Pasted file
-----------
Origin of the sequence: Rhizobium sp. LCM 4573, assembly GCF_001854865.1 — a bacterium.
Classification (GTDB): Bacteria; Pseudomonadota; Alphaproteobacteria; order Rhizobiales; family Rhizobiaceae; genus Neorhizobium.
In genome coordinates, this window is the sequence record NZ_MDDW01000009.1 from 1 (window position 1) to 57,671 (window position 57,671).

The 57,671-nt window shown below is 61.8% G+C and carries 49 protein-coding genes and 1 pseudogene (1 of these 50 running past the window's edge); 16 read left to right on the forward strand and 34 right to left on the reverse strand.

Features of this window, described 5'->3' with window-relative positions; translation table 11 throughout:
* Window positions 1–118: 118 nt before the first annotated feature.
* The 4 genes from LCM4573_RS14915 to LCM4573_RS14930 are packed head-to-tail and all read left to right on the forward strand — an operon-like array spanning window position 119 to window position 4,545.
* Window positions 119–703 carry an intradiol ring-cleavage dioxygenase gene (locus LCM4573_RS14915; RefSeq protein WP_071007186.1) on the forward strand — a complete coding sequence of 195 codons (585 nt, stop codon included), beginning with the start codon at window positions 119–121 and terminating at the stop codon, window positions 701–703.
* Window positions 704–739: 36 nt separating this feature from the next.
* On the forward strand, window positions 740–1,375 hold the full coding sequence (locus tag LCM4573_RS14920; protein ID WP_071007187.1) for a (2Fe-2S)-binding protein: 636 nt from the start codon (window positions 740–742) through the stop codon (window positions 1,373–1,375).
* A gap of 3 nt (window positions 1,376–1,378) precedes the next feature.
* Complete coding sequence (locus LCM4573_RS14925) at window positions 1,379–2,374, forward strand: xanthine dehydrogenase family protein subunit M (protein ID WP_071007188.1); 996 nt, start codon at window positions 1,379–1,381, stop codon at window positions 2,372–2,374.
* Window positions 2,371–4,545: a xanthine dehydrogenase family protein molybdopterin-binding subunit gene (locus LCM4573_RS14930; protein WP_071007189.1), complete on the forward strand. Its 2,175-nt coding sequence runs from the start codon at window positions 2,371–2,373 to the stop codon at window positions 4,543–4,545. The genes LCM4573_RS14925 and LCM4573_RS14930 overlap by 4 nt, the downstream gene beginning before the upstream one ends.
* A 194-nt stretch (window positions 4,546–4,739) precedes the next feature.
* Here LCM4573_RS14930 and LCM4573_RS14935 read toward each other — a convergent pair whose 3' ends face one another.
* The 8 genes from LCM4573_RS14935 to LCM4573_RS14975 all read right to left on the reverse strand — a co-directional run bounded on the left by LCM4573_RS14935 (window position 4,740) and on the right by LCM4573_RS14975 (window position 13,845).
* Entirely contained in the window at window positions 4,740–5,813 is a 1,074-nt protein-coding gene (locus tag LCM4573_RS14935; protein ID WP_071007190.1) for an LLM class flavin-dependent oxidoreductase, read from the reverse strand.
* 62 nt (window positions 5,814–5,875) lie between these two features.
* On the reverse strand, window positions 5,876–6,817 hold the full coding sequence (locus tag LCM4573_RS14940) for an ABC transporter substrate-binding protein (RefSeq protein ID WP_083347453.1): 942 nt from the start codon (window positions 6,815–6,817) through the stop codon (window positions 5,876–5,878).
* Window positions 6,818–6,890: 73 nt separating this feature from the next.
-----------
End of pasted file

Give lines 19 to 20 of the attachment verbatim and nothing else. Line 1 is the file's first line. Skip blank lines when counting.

* On the reverse strand, window positions 5,876–6,817 hold the full coding sequence (locus tag LCM4573_RS14940) for an ABC transporter substrate-binding protein (RefSeq protein ID WP_083347453.1): 942 nt from the start codon (window positions 6,815–6,817) through the stop codon (window positions 5,876–5,878).
* Window positions 6,818–6,890: 73 nt separating this feature from the next.